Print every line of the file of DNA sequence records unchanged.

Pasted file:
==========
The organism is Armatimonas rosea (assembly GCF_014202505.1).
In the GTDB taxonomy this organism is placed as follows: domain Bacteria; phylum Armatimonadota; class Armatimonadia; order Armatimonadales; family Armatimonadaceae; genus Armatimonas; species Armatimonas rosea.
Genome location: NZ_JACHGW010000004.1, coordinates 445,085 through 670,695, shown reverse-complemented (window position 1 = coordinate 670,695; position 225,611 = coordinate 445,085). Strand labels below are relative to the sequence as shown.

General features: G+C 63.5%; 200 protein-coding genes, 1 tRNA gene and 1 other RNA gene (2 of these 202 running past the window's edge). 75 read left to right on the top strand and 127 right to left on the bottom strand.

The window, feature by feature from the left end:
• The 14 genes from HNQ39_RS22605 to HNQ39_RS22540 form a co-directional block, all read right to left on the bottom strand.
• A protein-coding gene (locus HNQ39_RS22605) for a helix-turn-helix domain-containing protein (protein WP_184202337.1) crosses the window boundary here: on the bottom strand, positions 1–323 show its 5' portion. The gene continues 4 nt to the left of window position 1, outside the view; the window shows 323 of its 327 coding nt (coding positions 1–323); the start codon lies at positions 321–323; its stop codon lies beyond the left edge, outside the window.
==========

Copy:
The organism is Armatimonas rosea (assembly GCF_014202505.1).
In the GTDB taxonomy this organism is placed as follows: domain Bacteria; phylum Armatimonadota; class Armatimonadia; order Armatimonadales; family Armatimonadaceae; genus Armatimonas; species Armatimonas rosea.
Genome location: NZ_JACHGW010000004.1, coordinates 445,085 through 670,695, shown reverse-complemented (window position 1 = coordinate 670,695; position 225,611 = coordinate 445,085). Strand labels below are relative to the sequence as shown.

General features: G+C 63.5%; 200 protein-coding genes, 1 tRNA gene and 1 other RNA gene (2 of these 202 running past the window's edge). 75 read left to right on the top strand and 127 right to left on the bottom strand.

The window, feature by feature from the left end:
• The 14 genes from HNQ39_RS22605 to HNQ39_RS22540 form a co-directional block, all read right to left on the bottom strand.
• A protein-coding gene (locus HNQ39_RS22605) for a helix-turn-helix domain-containing protein (protein WP_184202337.1) crosses the window boundary here: on the bottom strand, positions 1–323 show its 5' portion. The gene continues 4 nt to the left of window position 1, outside the view; the window shows 323 of its 327 coding nt (coding positions 1–323); the start codon lies at positions 321–323; its stop codon lies beyond the left edge, outside the window.